What is a character? They are the figures who tell your story. A character can be a person, animal or being. Most commonly they are people, but fiction is full of animals and other creatures.
The four main types of Characters: The protagonist, antagonist, dynamic and static.
Protagonist: The hero of the story. The character whom the story revolves around and whom the readers root for. Example- Harry Potter
Antagonist: The “enemy” or the character whom most challenges the protagonist most in the story. Example- Lord Voldemort.
Dynamic: The character that goes through some kind of metamorphosis (change) in the story.
Example- Neville Longbottom
Static: The character who remains the same throughout the story.
Example- Professor McGonagall
Developing a character:
Every character in your story should play an important role. Create a backstory for every character, even the minor ones. You will not use every detail, but the more you know about your own characters, the better. Each character must have a personality and way of speaking and it’s important to stay consistent. If your character is a mean old grouch, readers shouldn’t suddenly find them smiling and skipping down the street. Your characters should have flaws. A perfect character isn’t a character that can be learned from. And above all, your characters should have human elements to them, even if they are not human in the story. Aliens can be loving; animals can be jealous, and robots can be silly. The more human a character comes across; the more readers can relate to them.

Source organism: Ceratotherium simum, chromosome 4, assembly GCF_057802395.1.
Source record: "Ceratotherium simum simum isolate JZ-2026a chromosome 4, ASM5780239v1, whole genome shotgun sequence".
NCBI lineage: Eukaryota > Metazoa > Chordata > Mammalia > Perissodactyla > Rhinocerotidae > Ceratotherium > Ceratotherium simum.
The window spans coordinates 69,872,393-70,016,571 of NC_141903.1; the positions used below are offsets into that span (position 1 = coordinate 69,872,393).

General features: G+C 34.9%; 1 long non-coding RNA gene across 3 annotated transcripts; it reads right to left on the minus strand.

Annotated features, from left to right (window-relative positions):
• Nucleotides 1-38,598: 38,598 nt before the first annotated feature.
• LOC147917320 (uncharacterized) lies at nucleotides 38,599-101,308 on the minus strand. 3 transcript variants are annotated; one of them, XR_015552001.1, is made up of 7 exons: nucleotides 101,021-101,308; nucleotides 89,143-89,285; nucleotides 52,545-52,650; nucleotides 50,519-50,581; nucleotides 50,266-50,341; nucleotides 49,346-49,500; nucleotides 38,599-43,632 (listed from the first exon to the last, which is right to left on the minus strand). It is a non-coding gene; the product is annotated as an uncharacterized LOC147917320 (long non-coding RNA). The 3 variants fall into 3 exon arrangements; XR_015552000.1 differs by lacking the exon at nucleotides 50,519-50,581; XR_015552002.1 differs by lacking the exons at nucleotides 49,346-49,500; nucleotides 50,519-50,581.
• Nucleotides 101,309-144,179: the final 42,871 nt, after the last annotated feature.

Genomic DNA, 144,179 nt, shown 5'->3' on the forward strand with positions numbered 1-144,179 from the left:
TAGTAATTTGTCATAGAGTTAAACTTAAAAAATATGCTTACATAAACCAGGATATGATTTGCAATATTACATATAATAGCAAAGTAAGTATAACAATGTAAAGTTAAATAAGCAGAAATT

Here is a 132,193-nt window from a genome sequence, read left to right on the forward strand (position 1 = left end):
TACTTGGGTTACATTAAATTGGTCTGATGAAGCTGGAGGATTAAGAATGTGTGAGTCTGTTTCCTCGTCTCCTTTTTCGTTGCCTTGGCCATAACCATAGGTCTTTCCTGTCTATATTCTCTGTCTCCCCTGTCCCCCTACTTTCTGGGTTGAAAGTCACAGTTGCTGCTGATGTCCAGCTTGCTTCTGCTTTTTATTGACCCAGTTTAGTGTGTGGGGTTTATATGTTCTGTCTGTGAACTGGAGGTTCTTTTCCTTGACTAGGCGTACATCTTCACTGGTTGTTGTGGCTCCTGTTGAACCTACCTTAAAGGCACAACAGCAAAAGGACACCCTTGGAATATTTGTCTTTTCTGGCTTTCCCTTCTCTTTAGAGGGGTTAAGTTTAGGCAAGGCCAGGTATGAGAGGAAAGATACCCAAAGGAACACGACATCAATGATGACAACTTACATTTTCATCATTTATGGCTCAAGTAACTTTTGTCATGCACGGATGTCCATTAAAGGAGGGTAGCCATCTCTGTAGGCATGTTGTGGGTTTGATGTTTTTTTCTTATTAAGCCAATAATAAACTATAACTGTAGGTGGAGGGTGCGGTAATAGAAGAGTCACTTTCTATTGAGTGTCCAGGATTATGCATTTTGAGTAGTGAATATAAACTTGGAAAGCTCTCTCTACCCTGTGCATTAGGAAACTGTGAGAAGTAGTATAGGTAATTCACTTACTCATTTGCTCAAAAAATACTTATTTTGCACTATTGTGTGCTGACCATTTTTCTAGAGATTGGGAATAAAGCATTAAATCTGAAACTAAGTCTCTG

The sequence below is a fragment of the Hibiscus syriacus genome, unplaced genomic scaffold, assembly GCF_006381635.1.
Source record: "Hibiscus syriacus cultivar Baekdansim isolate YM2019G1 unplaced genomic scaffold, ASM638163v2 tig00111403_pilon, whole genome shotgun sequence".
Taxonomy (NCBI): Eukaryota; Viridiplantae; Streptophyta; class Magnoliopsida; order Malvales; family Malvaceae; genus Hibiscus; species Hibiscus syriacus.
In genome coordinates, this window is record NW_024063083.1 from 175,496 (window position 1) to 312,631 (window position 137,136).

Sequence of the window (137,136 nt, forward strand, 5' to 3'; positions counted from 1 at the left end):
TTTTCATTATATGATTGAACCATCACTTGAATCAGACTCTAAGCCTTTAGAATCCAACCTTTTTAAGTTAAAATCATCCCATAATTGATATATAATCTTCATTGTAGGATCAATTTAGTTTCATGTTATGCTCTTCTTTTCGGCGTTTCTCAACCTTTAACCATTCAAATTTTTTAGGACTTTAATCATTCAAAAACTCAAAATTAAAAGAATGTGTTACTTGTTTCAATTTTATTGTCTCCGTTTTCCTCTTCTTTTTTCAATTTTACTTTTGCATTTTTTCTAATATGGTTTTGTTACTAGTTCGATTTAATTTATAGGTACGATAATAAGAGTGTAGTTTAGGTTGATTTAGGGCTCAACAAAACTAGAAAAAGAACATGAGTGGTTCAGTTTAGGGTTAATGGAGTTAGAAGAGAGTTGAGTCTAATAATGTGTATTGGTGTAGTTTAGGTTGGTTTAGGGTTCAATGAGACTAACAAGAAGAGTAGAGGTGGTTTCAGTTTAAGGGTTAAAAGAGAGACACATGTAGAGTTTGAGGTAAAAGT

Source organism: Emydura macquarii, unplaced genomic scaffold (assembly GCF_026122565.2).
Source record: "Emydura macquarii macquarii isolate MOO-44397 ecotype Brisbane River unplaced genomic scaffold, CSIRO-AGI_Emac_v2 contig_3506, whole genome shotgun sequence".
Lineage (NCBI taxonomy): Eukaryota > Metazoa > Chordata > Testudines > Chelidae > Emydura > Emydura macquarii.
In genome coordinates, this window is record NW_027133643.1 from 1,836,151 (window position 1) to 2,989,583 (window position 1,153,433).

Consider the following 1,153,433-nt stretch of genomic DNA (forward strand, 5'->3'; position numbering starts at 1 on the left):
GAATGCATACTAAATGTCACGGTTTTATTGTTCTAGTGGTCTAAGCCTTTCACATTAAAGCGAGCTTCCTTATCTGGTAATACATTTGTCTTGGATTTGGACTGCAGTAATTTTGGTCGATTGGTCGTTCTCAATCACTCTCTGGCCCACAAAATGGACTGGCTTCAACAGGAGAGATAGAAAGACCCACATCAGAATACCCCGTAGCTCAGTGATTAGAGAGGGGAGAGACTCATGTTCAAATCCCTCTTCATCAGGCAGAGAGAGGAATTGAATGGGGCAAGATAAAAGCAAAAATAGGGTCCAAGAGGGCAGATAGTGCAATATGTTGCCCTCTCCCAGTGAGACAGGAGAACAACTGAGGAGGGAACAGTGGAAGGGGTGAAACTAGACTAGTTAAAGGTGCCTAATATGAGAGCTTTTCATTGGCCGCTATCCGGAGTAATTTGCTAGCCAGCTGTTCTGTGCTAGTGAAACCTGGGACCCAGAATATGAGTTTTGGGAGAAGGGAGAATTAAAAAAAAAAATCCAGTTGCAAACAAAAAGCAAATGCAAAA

Character development chart:
It’s important to map out each character in your story. This goes beyond their name and where they are from. Readers should also know their likes and dislikes, what type of clothing they would most likely be wearing and enough of their personality to guess how they might react in a given situation. Give your characters little quirks such as scratching their ear when they are nervous or coughing when they get angry. Think of the things you do when you're sad, stressed out, or happy and build it into your characters.
Things you must know about your characters:
Character’s Name (given and ‘nickname’):
Place of Birth:
Details about their family:
What clothing do they like to wear?
What are the foods they like to eat?
What do they do in their free time?
What are their religious beliefs?
How do they respond to anger?
What makes them happy?
What kind of person are they?
What scares them?
What are their goals (in the story)?